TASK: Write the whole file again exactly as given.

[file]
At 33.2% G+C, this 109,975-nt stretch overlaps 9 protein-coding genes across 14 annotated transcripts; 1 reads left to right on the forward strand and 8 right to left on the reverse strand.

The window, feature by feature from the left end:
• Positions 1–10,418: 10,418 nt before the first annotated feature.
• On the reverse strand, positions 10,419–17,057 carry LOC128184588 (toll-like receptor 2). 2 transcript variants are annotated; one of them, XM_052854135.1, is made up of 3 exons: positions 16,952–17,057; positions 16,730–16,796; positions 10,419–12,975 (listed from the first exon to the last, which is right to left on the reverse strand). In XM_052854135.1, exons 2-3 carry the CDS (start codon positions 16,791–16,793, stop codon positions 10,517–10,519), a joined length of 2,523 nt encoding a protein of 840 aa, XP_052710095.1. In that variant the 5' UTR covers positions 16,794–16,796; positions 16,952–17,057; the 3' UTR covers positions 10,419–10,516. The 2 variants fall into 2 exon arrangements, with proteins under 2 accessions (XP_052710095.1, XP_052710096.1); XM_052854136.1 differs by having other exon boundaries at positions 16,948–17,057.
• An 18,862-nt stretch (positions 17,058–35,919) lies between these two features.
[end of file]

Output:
At 33.2% G+C, this 109,975-nt stretch overlaps 9 protein-coding genes across 14 annotated transcripts; 1 reads left to right on the forward strand and 8 right to left on the reverse strand.

The window, feature by feature from the left end:
• Positions 1–10,418: 10,418 nt before the first annotated feature.
• On the reverse strand, positions 10,419–17,057 carry LOC128184588 (toll-like receptor 2). 2 transcript variants are annotated; one of them, XM_052854135.1, is made up of 3 exons: positions 16,952–17,057; positions 16,730–16,796; positions 10,419–12,975 (listed from the first exon to the last, which is right to left on the reverse strand). In XM_052854135.1, exons 2-3 carry the CDS (start codon positions 16,791–16,793, stop codon positions 10,517–10,519), a joined length of 2,523 nt encoding a protein of 840 aa, XP_052710095.1. In that variant the 5' UTR covers positions 16,794–16,796; positions 16,952–17,057; the 3' UTR covers positions 10,419–10,516. The 2 variants fall into 2 exon arrangements, with proteins under 2 accessions (XP_052710095.1, XP_052710096.1); XM_052854136.1 differs by having other exon boundaries at positions 16,948–17,057.
• An 18,862-nt stretch (positions 17,058–35,919) lies between these two features.